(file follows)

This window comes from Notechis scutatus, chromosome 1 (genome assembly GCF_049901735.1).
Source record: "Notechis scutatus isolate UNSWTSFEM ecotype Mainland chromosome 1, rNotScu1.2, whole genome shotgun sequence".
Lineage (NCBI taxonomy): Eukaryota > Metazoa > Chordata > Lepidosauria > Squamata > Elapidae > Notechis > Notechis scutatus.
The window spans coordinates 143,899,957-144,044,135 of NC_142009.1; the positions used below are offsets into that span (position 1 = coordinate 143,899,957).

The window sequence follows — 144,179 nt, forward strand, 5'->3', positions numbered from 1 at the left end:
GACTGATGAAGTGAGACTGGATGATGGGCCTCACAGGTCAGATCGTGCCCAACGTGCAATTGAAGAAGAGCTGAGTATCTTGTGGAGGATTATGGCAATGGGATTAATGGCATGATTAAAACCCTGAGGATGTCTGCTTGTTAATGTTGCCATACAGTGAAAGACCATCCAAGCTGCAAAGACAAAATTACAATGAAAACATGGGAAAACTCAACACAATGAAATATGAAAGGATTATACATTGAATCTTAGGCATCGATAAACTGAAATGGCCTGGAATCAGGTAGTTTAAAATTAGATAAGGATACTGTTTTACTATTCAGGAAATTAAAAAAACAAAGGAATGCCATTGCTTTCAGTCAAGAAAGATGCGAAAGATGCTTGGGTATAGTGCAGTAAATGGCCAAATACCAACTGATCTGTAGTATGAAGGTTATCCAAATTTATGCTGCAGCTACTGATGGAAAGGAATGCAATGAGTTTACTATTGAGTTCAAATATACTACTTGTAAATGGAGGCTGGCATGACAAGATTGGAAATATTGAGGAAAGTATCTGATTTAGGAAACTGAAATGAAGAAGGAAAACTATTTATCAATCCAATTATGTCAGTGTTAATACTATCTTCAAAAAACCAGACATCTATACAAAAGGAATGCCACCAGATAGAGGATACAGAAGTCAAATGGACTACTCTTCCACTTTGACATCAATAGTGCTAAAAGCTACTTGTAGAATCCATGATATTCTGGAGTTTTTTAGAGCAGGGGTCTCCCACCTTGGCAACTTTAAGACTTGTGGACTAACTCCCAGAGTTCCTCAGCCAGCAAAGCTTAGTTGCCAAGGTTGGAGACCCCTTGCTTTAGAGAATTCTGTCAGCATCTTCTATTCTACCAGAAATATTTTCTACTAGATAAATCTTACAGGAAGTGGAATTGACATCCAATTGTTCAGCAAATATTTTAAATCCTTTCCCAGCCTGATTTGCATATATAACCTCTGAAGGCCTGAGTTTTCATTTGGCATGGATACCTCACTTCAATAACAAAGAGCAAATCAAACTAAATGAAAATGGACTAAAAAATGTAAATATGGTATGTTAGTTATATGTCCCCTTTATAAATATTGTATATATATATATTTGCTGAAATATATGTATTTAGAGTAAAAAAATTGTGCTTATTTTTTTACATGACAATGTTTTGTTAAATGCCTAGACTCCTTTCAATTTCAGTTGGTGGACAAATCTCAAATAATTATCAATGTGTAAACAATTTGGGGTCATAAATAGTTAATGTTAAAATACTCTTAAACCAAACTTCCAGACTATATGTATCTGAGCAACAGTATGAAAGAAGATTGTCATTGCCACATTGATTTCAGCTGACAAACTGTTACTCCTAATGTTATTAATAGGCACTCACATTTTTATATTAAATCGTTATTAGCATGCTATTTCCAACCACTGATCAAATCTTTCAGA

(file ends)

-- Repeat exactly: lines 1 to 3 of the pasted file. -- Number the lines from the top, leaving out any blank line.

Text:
This window comes from Notechis scutatus, chromosome 1 (genome assembly GCF_049901735.1).
Source record: "Notechis scutatus isolate UNSWTSFEM ecotype Mainland chromosome 1, rNotScu1.2, whole genome shotgun sequence".
Lineage (NCBI taxonomy): Eukaryota > Metazoa > Chordata > Lepidosauria > Squamata > Elapidae > Notechis > Notechis scutatus.